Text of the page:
Public Health and Drinking Water News Briefs – August 2nd, 2002

In the News…
Public Health and Drinking Water News Briefs

August 2, 2002

E.coli Contamination Sparks Second-Largest Ground Beef Recall in U.S. History

A voluntary recall of 18.6 million pounds of potentially E.coli-contaminated ground beef has been issued after 19 cases of illness were reported in three states. The beef, processed in the Greeley, CO ConAgra Foods, Inc. plant in late May, may already have been mostly consumed according to officials, but the contamination has not claimed any lives. Most often, E.coli causes illness between five and ten days after consumption. The voluntary recall affects sales in 21 states and is the second largest of its kind in U.S. history. To prevent illness, health experts advise cooking beef thoroughly at a temperature of 160 degrees to kill contaminating bacteria.

For more information, visit:

Chicago Tribune Reports Hospital-Acquired Infections on the Rise

Last week, the Chicago Tribune ran a lengthy series concerning hospital-acquired infections, a serious and growing public health threat in the United States. Last year, the CDC reported that 90,000 deaths in 2000 were linked to hospital infections. Many of the deaths were linked to unsanitary facilities, germ-laden instruments and unwashed hands. The Tribune articles report that infection rates are soaring nationally. Officials note that hospital infections are often preventable by simple, inexpensive measures, including strict adherence to hand washing policies and proper disinfection of surfaces and instruments. In response to the Tribune series, Kenneth Robbins, President of the Illinois Hospital Association, noted, “Hospitals work hard and unceasingly at infection control. It is a never-ending process that pervades every aspect of hospital planning and operations, from how hospitals are designed and constructed, to their traffic-flow patterns, to the medical instruments and clothing they purchase…. Infection control is far from simple. Hospitals must maintain a balance between their increasingly limited resources and their increasingly challenging responsibility for healing the sick and saving lives”

To learn more about hospital-acquired infections, visit:
To read the Chicago Tribune series, visit:
For a performance report on your local hospital, visit:

Carmona Confirmed as U.S. Surgeon General

Dr. Richard H. Carmona was sworn in last week at the nation’s new Surgeon General. Carmona’s experience ranges from surgeon to SWAT team leader to Arizona deputy sheriff to his most recent position as a clinical surgery professor at the University of Arizona. Members of the Senate approved him by a unanimous voice vote, after voting 98 to 0 to limit debate on his confirmation. Tommy Thompson, Secretary of the Department of Health and Human Services, said Dr. Carmona would be “a strong and vigorous leader in our efforts to combat chronic conditions and lead this nation to better health.”

To view the Department of Health and Human Services’ statement, visit:

E.Coli a Difficult Kill for UV

A recent Canadian study found that Ultraviolet (UV) lamps used in drinking water disinfection sometimes fail to destroy E. Coli bacteria existing in the water. Commonly used low-pressure UV lamps cannot prevent the bacteria from regenerating their DNA after exposure, but medium-pressure lamps do work better, according to the scientists from the University of Waterloo in Ontario, whose study appears in the July issue of Applied and Environmental Microbiology. “Bacteria have been around for millions of years, and they have been exposed to the sun for millions of years, so it’s not surprising that they would develop a mechanism to repair themselves after UV exposure,” says Peter M. Huck, a water treatment engineering professor who participated in the study. According to the CDC, while there are hundreds of strains of E. Coli, there have been relatively few U.S. health outbreaks as a result of water contamination. The four known harmful strains most generally spread through food, such as uncooked hamburger, infected lettuce and sprouts, and unpasteurized milk and juice.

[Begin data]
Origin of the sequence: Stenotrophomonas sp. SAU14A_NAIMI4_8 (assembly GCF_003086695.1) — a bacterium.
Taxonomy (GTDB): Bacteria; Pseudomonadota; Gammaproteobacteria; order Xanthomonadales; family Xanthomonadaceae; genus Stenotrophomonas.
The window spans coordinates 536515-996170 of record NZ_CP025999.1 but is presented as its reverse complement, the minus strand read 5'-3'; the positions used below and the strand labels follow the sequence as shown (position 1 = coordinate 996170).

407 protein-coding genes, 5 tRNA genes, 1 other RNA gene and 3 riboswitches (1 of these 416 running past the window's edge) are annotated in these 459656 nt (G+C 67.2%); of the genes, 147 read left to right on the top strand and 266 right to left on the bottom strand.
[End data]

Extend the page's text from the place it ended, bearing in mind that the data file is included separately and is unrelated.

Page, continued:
To read an abstract of the study, visit:

New CDC Ads Promote Fitness Among Children

The Centers for Disease Control and Prevention (CDC) recently launched a $125 million national marketing campaign to encourage exercise among children, particularly targeting “tweens” aged 9-13. According to CDC’s Youth Risk Behavior Surveillance System, only 27% of children in the United States attend physical education classes daily – down from 42% in just the past nine years. The CDC notes that decreasing physical activity, together with unhealthful eating, has resulted in a doubling of the percentage of children and adolescents who are overweight over the past twenty years. The new campaign will include television commercials to be aired during prime children’s viewing hours. In addition, the CDC will sponsor a prominent Nickelodeon show, “Wild & Crazy Kids,” along with the show’s event tour in nine cities, which will feature physical competitions for children.

For further information about obesity among children and the CDC’s Youth Media Campaign, please visit:

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